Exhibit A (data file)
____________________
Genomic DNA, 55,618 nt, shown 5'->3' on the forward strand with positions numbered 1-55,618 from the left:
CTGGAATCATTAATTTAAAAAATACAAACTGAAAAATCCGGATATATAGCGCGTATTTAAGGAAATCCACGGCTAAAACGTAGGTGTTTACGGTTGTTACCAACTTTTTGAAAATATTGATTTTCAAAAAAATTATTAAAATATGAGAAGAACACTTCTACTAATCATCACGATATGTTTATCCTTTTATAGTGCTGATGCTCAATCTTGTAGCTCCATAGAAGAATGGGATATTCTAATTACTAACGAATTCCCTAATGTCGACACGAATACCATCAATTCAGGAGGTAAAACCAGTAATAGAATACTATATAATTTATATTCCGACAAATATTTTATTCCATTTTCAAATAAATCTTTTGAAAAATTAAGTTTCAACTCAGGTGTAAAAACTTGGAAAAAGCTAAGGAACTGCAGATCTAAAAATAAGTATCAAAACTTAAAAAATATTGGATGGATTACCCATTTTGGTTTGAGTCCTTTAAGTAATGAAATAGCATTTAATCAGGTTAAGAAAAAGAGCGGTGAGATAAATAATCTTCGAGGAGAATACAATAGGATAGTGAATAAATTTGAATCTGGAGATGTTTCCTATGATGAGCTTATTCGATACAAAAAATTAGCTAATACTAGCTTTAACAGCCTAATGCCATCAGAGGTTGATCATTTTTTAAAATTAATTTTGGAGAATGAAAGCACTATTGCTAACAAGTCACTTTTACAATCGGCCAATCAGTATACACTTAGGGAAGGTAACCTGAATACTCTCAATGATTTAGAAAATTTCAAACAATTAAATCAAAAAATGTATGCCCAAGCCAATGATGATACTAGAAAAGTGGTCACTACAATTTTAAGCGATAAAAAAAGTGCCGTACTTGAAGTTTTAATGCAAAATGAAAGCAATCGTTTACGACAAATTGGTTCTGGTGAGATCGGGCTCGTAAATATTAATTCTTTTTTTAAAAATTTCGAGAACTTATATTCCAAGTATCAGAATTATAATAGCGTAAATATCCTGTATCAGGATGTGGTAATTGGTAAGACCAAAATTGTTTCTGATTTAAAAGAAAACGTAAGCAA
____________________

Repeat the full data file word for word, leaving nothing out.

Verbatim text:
Genomic DNA, 55,618 nt, shown 5'->3' on the forward strand with positions numbered 1-55,618 from the left:
CTGGAATCATTAATTTAAAAAATACAAACTGAAAAATCCGGATATATAGCGCGTATTTAAGGAAATCCACGGCTAAAACGTAGGTGTTTACGGTTGTTACCAACTTTTTGAAAATATTGATTTTCAAAAAAATTATTAAAATATGAGAAGAACACTTCTACTAATCATCACGATATGTTTATCCTTTTATAGTGCTGATGCTCAATCTTGTAGCTCCATAGAAGAATGGGATATTCTAATTACTAACGAATTCCCTAATGTCGACACGAATACCATCAATTCAGGAGGTAAAACCAGTAATAGAATACTATATAATTTATATTCCGACAAATATTTTATTCCATTTTCAAATAAATCTTTTGAAAAATTAAGTTTCAACTCAGGTGTAAAAACTTGGAAAAAGCTAAGGAACTGCAGATCTAAAAATAAGTATCAAAACTTAAAAAATATTGGATGGATTACCCATTTTGGTTTGAGTCCTTTAAGTAATGAAATAGCATTTAATCAGGTTAAGAAAAAGAGCGGTGAGATAAATAATCTTCGAGGAGAATACAATAGGATAGTGAATAAATTTGAATCTGGAGATGTTTCCTATGATGAGCTTATTCGATACAAAAAATTAGCTAATACTAGCTTTAACAGCCTAATGCCATCAGAGGTTGATCATTTTTTAAAATTAATTTTGGAGAATGAAAGCACTATTGCTAACAAGTCACTTTTACAATCGGCCAATCAGTATACACTTAGGGAAGGTAACCTGAATACTCTCAATGATTTAGAAAATTTCAAACAATTAAATCAAAAAATGTATGCCCAAGCCAATGATGATACTAGAAAAGTGGTCACTACAATTTTAAGCGATAAAAAAAGTGCCGTACTTGAAGTTTTAATGCAAAATGAAAGCAATCGTTTACGACAAATTGGTTCTGGTGAGATCGGGCTCGTAAATATTAATTCTTTTTTTAAAAATTTCGAGAACTTATATTCCAAGTATCAGAATTATAATAGCGTAAATATCCTGTATCAGGATGTGGTAATTGGTAAGACCAAAATTGTTTCTGATTTAAAAGAAAACGTAAGCAA